Kano Surveys Explained

Looking for a way to identify must haves, delighters and don’t need to do requirements – and are Likert scales just not doing it for you? Try a Kano survey.

There is a scene in the movie Fiddler on the Roof, when the Rabbi is asked who’s right about an argument between two villagers. One of the villagers states their case, and the Rabbi says “you’re right.” Then the other villager makes their point, and the Rabbi says “you’re right.” Finally a third villager says, “Rabbi they both can’t be right”, and the Rabbi responds, “you’re right too!”

Market research for product requirements, is a lot like that, in that when you ask what’s most important using say the typical 5 or 10 point Likert scale, all you get is a big glob of goo where everything is important, everything seems well… right. So how do you determine which requirements are essential, which are optional, and which would delight the customer, and how do you prioritize among customer requirements?

Can you Kano? No that’s not some sort of eastern spiritual trend hot in Hollywood right now. A Kano survey is one of the easiest and in my opinion, most powerful and reliable ways to help figure out product requirements.

Tim O'Connor

Tim O’Connor

This questionnaire approach asks pairs of multiple-choice questions about potential product capabilities. Half of each pair of questions asks how you would feel if the product included a particular capability; the other half of each pair asks how you would feel if the capability was not provided.

For example, let’s say you run a restaurant and want to figure out if you need to serve your eggs hot (yea I know that sounds goofy, but it’s a good way to explain how a Kano survey works). So first you ask, “how would you feel if your eggs are served hot”; and you have five choices:

  1. I would be delighted to find it that way
  2. I expect it to be that way
  3. I’m neutral
  4. I would not like it that way but I can live with it that way
  5. It must not be that way

Then you ask how the customer would feel if that capability, requirement, feature, etc… is somehow limited or absent; in this case you ask “If the eggs are not served hot, how do you feel?” You give them the same 5 choices to pick from.

Another way to ask the questions is ask how the customer would feel if there is a variety of cooking options for the eggs, say hard boiled, scrambled, fried, etc…, and then ask how the customer would feel if the options are limited, say only offering scrambled and fried. In both examples you give them the 5 choices previously mentioned.

Through a series of mathematical calculations you’re able to identify:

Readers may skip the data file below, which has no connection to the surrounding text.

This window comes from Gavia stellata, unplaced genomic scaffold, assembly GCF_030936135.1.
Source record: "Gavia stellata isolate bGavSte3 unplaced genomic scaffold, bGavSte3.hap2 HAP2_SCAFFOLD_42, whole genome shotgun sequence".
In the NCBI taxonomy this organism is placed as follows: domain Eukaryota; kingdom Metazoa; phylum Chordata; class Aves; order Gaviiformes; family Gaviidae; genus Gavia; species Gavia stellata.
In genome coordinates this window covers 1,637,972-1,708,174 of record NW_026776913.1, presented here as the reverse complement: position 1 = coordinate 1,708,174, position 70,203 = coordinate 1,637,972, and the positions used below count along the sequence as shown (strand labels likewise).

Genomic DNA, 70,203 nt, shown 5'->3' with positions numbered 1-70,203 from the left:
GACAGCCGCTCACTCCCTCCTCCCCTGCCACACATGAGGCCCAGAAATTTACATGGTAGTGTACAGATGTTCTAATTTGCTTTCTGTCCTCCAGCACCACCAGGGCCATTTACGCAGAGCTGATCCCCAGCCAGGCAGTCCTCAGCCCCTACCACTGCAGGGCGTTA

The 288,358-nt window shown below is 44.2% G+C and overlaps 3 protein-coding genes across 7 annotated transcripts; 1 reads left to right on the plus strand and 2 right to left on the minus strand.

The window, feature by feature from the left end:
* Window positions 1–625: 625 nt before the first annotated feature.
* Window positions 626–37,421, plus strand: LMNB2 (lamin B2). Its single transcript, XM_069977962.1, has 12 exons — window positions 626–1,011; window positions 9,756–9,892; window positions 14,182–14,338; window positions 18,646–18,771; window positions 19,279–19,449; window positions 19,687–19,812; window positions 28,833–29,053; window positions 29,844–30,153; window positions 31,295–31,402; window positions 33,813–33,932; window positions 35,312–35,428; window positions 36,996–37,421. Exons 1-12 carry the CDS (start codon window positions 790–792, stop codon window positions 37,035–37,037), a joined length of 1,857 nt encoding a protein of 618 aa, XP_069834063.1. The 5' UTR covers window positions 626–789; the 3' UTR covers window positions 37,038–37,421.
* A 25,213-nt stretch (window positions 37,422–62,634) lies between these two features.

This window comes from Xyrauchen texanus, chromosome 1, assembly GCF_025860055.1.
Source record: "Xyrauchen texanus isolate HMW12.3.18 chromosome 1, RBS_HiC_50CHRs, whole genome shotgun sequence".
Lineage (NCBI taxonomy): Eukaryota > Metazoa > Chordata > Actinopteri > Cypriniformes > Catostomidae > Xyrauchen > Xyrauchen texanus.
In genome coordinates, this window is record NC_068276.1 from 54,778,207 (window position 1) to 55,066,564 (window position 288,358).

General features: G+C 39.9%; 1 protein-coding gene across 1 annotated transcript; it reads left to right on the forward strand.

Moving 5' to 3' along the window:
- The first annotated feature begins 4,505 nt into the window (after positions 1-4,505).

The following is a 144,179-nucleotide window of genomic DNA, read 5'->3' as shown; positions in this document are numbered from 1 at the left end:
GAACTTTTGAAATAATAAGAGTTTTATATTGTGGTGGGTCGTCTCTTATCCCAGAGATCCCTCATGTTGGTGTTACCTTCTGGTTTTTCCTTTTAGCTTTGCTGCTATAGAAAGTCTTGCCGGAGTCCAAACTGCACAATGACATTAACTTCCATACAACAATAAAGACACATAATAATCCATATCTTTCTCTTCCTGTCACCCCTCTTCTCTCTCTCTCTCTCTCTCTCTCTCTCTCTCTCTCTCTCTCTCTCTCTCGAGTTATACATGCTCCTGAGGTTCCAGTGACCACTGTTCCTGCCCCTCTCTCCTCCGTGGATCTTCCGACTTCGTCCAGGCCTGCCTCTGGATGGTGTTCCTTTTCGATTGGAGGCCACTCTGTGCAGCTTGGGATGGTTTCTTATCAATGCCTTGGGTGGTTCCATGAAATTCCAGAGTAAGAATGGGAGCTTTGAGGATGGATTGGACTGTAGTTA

1. Must-Be features are items where customer satisfaction does not move above neutral, lesser or greater functionality does not influence customers, and lack of the feature quickly dissatisfies the customer. These features are expected to be present. e.g., good brakes or windshield wipers in a car. In other words, you’re toast if you don’t include them.
  2. One-Dimensional features are items where customer satisfaction increases as the feature’s functionality increases, customer satisfaction falls in proportion to decreased product functionality, e.g., gas mileage—the higher the gas mileage, the happier the customer is. These are things you do, if your competition does.
  3. Attractive/Excitement features are the items where the customer is satisfied when the feature is present, satisfaction is greater as functionality increases, and the customer is NOT dissatisfied when feature is less functional or not present. e.g., if it included a car button to open window, when pressed, lowers window all the way. These are the things you do to add excitement to your product which will differentiate you and normally give you higher margin advantage.
  4. Excitement features are for the most part unforeseen by the company but may yield paramount satisfaction. They are also the hardest ones to prioritize including. Variety is nice, but you don’t have to be Baskin-Robbins and include every possible exciter. Having excitement attributes can only help you, so in some scenarios it is ok to not have them included. The Kano survey will help you figure out which ones to include, and which ones to leave for another day or revision.

Here’s an example of what a real Kano survey analysis looks like.

So next time you want to figure out what your customers really want and value, try a Kano survey, and maybe you’ll be right too!

Related posts:

  1. Why Panelists Abandon Surveys
  2. MR 101: Validity and Reliability in Surveys
  3. QR Code-Enabled Mobile Surveys: An Example
  4. How to Use Facebook for Market Research Surveys
  5. Think Beyond iPad for Tablet Surveys
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About Tim O'Connor

Tim O’Connor is co-Founder of UCHARYA, an analytical driven marketing consulting firm to startups, private equity owned enterprises and international giants looking to leverage analytics to drive marketing returns. Tim brings speed, clarity and impact to the companies he helps which have included startups backed by The Facebook Founders Fund, and the Bill and Melinda Gates Foundation, Bain Capital and Sterling Partners owned private equity companies, and international giants P&G, Honeywell and Siemens.